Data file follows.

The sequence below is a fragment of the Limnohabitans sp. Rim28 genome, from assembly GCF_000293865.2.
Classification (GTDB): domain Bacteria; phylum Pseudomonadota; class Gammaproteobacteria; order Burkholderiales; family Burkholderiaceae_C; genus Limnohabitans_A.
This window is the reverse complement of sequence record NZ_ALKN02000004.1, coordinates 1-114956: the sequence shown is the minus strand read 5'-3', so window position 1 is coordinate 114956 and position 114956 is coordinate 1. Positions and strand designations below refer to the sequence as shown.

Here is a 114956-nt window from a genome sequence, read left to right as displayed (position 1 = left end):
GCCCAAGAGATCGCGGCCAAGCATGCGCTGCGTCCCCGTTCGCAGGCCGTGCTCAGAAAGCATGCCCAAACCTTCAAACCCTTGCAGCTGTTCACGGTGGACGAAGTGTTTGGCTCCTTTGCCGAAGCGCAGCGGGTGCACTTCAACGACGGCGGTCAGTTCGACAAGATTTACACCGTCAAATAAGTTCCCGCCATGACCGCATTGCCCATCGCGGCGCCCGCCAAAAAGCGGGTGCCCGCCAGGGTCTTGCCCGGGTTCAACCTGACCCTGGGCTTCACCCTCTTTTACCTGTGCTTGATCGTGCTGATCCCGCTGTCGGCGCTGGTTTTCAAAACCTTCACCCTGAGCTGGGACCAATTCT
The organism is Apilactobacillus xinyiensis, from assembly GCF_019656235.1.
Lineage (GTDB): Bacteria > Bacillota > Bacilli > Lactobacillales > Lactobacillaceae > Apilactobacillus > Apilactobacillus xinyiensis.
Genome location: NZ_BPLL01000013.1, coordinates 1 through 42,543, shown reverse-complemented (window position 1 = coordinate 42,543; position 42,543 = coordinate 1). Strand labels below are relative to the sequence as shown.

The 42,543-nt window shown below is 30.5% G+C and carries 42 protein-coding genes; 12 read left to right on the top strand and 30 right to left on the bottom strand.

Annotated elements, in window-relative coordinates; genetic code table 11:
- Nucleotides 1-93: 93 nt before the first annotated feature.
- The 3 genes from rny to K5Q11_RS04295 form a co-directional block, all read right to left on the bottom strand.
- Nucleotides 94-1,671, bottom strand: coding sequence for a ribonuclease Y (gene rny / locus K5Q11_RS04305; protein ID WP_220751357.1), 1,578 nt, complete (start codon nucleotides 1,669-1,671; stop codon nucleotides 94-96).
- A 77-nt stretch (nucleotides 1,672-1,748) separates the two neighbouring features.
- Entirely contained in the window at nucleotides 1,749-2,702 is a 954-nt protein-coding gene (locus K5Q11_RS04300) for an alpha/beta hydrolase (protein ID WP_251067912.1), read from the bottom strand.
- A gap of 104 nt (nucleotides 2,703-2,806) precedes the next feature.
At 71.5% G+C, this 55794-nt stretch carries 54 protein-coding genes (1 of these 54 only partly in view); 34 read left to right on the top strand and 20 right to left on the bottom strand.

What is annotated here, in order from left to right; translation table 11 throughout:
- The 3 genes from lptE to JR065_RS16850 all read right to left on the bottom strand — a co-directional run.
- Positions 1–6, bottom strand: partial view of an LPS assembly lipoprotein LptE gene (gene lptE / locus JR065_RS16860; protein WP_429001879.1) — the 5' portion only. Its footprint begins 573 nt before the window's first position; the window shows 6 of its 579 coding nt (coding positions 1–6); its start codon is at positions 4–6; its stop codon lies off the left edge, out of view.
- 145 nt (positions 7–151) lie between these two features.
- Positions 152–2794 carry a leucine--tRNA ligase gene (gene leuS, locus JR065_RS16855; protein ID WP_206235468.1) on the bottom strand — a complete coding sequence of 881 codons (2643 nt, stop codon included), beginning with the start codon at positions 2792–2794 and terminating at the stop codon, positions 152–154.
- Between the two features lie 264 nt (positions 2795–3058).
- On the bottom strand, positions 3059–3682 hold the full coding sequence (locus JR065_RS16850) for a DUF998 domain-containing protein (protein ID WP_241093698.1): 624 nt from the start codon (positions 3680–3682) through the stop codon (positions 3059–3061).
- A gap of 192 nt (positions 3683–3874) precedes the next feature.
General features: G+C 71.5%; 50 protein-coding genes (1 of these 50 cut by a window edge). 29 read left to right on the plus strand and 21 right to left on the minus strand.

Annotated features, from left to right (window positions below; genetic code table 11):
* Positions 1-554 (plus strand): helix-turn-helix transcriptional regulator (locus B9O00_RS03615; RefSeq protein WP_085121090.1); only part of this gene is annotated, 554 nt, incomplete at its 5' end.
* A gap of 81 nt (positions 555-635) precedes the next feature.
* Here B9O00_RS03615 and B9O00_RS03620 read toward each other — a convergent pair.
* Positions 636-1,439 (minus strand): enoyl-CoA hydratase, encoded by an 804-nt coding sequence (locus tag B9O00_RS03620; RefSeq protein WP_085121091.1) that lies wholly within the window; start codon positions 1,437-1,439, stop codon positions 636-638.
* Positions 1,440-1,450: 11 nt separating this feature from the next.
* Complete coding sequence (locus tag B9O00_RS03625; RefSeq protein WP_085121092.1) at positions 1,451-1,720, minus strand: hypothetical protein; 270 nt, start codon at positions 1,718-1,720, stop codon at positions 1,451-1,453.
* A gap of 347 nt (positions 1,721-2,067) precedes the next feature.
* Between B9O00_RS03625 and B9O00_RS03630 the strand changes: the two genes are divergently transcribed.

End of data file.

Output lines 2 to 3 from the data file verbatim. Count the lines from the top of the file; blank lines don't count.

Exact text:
Classification (GTDB): domain Bacteria; phylum Pseudomonadota; class Gammaproteobacteria; order Burkholderiales; family Burkholderiaceae_C; genus Limnohabitans_A.
This window is the reverse complement of sequence record NZ_ALKN02000004.1, coordinates 1-114956: the sequence shown is the minus strand read 5'-3', so window position 1 is coordinate 114956 and position 114956 is coordinate 1. Positions and strand designations below refer to the sequence as shown.